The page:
Tag Archives: Morris Gleitzman

Misery Guts by Morris Gleitzman


Last Import - 1Misery Guts by Morris Gleitzman, paperback novel, 121 pages, first published by Piper in 1991, this edition published by Pan Macmillan Australia in 1996.

Keith and his parents live above their fish and chip shop in London, in a drab building, in a drab street, in a drab city. Keith thinks his parents are a pair of misery guts, depressed and unhappy with life, and all he wants to do is cheer them up. He decides the best thing to do would be to move to Australia, where he believes they will find paradise and happiness. His parents do not want to move to the other side of the world, and they resist Keith’s plan for as long as possible, but finally, after a devastating fire, they agree, and pack up for the long flight to their new home onĀ  the far north coast of Queensland.

A hilarious story of a boy trying his best to make his parents happy, this book made me laugh, both as a child and as an adult. Only a boy could think a smelly, dead rainbow fish would be the perfect cure for depression! But to go all the way to Australia based on nothing more than a fish and a picture takes plenty of courage. Keith works hard to pull it off, including hiding their proximity to the dangerous jellyfish, coconuts and crocodiles that inhabit their new home town. Keith even makes a new friend and ropes her into his plans for his parents’ happiness. Suitable for primary school students, Misery Guts is a heartwarming tale of a boy’s love for his parents, and the lengths he will go to make them happy. Well worth the read.



Bumface by Morris Gleitzman


IMG_0856Bumface by Morris Gleitzman, paperback novel, 182 pages, published by Penguin Books in 1998.

Angus is only eleven, but after school he has to look after his brother, Leo, who is five and his baby sister, Imogen. Everyday he picks them up from school and daycare, he gives them dinner, bathes them, puts them to bed, and reads them a story. Every day. His mum is an actress in a famous serial, she never gets in before late, and is happy leaving the parenting to Angus. Each of the kids have a different father, all three of which are in show business and are unreliable, and not really dad material. So Angus has had to grow up fast, but all he really wants to do is act as Bumface the Pirate in the school play.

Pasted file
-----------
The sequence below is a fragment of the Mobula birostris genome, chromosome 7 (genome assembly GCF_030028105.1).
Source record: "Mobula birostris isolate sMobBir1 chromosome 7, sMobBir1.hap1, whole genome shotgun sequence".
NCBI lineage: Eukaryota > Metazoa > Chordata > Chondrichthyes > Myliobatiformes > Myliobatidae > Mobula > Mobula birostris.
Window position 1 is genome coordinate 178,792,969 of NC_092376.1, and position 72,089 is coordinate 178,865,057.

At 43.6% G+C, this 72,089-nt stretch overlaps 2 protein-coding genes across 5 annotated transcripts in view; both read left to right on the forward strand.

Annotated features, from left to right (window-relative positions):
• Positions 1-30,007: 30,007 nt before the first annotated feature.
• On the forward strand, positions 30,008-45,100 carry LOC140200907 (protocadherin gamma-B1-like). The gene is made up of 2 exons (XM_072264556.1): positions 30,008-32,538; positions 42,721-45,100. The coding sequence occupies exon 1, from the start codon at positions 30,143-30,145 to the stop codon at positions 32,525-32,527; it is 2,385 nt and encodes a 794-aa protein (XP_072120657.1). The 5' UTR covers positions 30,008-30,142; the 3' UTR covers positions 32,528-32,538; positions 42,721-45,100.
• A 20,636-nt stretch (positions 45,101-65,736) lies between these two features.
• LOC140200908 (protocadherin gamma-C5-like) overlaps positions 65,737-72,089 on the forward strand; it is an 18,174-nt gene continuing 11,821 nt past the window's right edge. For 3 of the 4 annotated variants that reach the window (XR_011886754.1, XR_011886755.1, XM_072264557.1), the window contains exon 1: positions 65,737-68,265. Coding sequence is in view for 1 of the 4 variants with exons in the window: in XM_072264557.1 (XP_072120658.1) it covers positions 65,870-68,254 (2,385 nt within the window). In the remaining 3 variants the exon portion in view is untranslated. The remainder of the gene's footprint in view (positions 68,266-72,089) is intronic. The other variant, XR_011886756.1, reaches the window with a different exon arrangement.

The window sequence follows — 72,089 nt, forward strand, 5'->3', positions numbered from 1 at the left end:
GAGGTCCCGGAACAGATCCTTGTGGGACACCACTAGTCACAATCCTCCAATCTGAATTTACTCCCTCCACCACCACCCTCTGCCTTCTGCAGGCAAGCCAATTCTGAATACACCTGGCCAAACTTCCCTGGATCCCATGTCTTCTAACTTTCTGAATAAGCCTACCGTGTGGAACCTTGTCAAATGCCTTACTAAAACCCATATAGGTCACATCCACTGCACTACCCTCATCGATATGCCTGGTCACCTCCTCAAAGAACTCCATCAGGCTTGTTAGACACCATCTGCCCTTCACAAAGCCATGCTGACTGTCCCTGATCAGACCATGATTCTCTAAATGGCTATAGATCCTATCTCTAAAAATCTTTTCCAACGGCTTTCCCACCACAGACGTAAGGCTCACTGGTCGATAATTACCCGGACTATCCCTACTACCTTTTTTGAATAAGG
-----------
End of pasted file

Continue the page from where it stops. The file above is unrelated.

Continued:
Angus becomes concerned that his mum might have another baby with number 4. Realising that that would mean another baby for him to look after, Angus sets out to find a way of preventing another pregnancy. While looking for a solution, he meets Rindi, a girl who is only his age, but she is soon to be shipped off to India to marry a man twice her age in an arranged marriage. Angus and Rindi become firm friends, and try to help each other.

Morris Gleitzman is one of my favourite authours from my childhood, and this book doesn’t disappoint. Bumface is well written, entertaining, and deals with some serious issues with humour and compassion. A story about friendship, responsibility and letting kids be kids. Both Angus and Rindi have been asked to act as adults years in advance of the norm in Australia, and this binds them in a special friendship. Rindi comes from a lovingĀ  family who think they are doing the right thing by their daughter, while Angus is taken for granted and neglected by his parents. Both of their situations are sad and in a perfect world wouldn’t happen. They should just get to be kids with kid concerns, not kids in such adult predicaments.

Bumface is better for more mature children in middle to upper primary school because the story does spend a lot of time dealing with contraceptives and the prevention of pregnancy. Before reading this book, I think it would be best that children know the facts of life and what contraceptives are for. There is also the theme of children brides. These young brides are expected to have sexual intercourse with their much older husbands, and to provide them with babies at a young age. For most Australian children, it is unthinkable to be married before they have even started high school, and this may require some discussion with an adult. For these reasons I will be holding off on letting my second grader read this book for a little while.